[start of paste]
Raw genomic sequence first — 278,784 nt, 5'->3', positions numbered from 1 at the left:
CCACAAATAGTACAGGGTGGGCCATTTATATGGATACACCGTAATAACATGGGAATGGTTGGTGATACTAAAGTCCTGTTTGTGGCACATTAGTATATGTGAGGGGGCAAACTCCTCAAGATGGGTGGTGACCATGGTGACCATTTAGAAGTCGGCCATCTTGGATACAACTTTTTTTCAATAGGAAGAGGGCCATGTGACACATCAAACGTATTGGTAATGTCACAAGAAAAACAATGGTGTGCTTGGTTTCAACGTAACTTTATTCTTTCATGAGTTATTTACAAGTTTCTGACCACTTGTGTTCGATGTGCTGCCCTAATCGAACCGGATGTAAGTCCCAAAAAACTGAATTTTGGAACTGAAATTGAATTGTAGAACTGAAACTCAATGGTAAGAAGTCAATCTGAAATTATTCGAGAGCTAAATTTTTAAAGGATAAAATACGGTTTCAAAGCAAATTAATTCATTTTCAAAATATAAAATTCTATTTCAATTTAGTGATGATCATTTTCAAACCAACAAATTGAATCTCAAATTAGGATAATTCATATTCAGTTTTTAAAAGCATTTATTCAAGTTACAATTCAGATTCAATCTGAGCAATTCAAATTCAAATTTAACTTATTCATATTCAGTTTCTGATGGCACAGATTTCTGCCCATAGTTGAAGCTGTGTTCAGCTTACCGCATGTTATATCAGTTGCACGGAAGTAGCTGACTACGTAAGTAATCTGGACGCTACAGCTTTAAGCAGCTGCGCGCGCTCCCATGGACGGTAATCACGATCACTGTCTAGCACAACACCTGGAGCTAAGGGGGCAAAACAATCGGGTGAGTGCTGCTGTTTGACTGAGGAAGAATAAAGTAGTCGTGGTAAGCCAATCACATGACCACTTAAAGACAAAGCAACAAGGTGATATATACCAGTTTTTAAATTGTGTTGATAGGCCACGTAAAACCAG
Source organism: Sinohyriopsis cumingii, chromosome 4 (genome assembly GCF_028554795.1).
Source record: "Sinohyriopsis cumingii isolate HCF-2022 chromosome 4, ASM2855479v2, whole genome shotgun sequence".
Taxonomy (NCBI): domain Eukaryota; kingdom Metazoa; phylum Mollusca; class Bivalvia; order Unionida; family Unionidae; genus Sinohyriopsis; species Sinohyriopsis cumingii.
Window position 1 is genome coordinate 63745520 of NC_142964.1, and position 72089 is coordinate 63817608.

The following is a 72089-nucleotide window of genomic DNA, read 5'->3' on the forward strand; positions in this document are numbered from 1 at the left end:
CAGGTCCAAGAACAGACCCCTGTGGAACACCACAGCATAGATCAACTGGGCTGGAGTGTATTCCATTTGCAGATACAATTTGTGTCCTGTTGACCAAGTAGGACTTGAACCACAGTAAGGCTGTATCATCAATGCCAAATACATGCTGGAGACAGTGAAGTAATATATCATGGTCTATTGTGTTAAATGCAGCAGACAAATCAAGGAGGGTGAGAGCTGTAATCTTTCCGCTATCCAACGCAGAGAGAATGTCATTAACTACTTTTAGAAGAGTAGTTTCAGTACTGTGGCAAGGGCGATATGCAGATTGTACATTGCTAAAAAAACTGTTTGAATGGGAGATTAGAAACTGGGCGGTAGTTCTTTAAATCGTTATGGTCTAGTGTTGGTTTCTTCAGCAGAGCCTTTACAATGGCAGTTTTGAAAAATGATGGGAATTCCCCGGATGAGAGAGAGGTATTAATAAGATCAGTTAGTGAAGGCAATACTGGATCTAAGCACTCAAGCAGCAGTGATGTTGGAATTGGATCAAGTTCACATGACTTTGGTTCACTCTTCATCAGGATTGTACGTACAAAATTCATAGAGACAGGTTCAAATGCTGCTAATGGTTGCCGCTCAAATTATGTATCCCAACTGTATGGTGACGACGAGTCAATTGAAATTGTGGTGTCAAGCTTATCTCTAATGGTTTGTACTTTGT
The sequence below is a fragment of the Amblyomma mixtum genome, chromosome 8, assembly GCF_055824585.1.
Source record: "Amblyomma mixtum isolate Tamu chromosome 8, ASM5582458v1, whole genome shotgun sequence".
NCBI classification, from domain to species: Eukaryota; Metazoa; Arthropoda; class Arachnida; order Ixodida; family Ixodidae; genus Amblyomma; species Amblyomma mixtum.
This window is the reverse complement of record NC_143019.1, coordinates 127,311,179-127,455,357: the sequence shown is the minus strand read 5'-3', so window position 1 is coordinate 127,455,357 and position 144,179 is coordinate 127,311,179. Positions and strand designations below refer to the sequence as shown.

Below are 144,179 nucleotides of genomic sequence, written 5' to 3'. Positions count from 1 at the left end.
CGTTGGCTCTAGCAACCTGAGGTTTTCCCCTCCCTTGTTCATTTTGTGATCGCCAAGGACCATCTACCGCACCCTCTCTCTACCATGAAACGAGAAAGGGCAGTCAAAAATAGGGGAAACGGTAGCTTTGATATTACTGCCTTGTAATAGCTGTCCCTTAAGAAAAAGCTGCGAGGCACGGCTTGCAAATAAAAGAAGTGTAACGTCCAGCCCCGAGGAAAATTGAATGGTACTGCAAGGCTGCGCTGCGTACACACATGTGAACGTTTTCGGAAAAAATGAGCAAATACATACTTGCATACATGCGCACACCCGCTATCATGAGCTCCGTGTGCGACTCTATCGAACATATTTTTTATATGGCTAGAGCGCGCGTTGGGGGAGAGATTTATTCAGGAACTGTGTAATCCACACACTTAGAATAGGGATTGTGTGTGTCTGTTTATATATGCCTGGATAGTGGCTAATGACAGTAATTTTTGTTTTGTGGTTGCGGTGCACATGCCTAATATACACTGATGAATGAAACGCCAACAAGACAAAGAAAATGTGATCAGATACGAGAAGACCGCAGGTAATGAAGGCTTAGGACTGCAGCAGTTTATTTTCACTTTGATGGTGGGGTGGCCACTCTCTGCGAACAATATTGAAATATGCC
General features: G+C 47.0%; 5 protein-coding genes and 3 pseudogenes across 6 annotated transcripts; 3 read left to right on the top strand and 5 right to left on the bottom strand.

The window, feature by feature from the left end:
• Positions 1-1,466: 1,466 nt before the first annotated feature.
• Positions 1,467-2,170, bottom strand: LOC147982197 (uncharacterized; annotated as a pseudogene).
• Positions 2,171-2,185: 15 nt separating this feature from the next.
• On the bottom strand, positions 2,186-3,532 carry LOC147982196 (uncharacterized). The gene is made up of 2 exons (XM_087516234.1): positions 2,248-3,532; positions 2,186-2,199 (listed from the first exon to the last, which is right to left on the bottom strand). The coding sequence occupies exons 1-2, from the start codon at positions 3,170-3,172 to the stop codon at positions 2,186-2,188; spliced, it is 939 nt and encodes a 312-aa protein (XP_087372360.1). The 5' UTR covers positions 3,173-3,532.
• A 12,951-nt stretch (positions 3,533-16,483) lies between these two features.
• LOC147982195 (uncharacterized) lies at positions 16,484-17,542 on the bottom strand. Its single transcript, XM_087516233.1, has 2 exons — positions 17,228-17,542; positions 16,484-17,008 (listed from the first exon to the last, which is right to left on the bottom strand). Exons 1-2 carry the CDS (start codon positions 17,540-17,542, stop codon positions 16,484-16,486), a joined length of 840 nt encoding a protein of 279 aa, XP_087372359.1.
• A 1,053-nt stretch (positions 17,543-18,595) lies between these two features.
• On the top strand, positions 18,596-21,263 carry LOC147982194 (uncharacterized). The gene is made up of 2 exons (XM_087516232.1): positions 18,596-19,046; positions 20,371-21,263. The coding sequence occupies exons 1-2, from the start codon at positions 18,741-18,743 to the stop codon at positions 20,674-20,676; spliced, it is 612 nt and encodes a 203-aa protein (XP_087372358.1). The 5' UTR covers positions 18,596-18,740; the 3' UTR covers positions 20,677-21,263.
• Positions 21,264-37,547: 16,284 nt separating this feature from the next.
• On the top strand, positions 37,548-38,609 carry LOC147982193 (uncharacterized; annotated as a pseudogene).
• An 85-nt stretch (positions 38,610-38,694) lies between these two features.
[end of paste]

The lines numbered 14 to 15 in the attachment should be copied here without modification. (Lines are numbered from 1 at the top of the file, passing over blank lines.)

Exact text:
CGTTGGCTCTAGCAACCTGAGGTTTTCCCCTCCCTTGTTCATTTTGTGATCGCCAAGGACCATCTACCGCACCCTCTCTCTACCATGAAACGAGAAAGGGCAGTCAAAAATAGGGGAAACGGTAGCTTTGATATTACTGCCTTGTAATAGCTGTCCCTTAAGAAAAAGCTGCGAGGCACGGCTTGCAAATAAAAGAAGTGTAACGTCCAGCCCCGAGGAAAATTGAATGGTACTGCAAGGCTGCGCTGCGTACACACATGTGAACGTTTTCGGAAAAAATGAGCAAATACATACTTGCATACATGCGCACACCCGCTATCATGAGCTCCGTGTGCGACTCTATCGAACATATTTTTTATATGGCTAGAGCGCGCGTTGGGGGAGAGATTTATTCAGGAACTGTGTAATCCACACACTTAGAATAGGGATTGTGTGTGTCTGTTTATATATGCCTGGATAGTGGCTAATGACAGTAATTTTTGTTTTGTGGTTGCGGTGCACATGCCTAATATACACTGATGAATGAAACGCCAACAAGACAAAGAAAATGTGATCAGATACGAGAAGACCGCAGGTAATGAAGGCTTAGGACTGCAGCAGTTTATTTTCACTTTGATGGTGGGGTGGCCACTCTCTGCGAACAATATTGAAATATGCC
General features: G+C 47.0%; 5 protein-coding genes and 3 pseudogenes across 6 annotated transcripts; 3 read left to right on the top strand and 5 right to left on the bottom strand.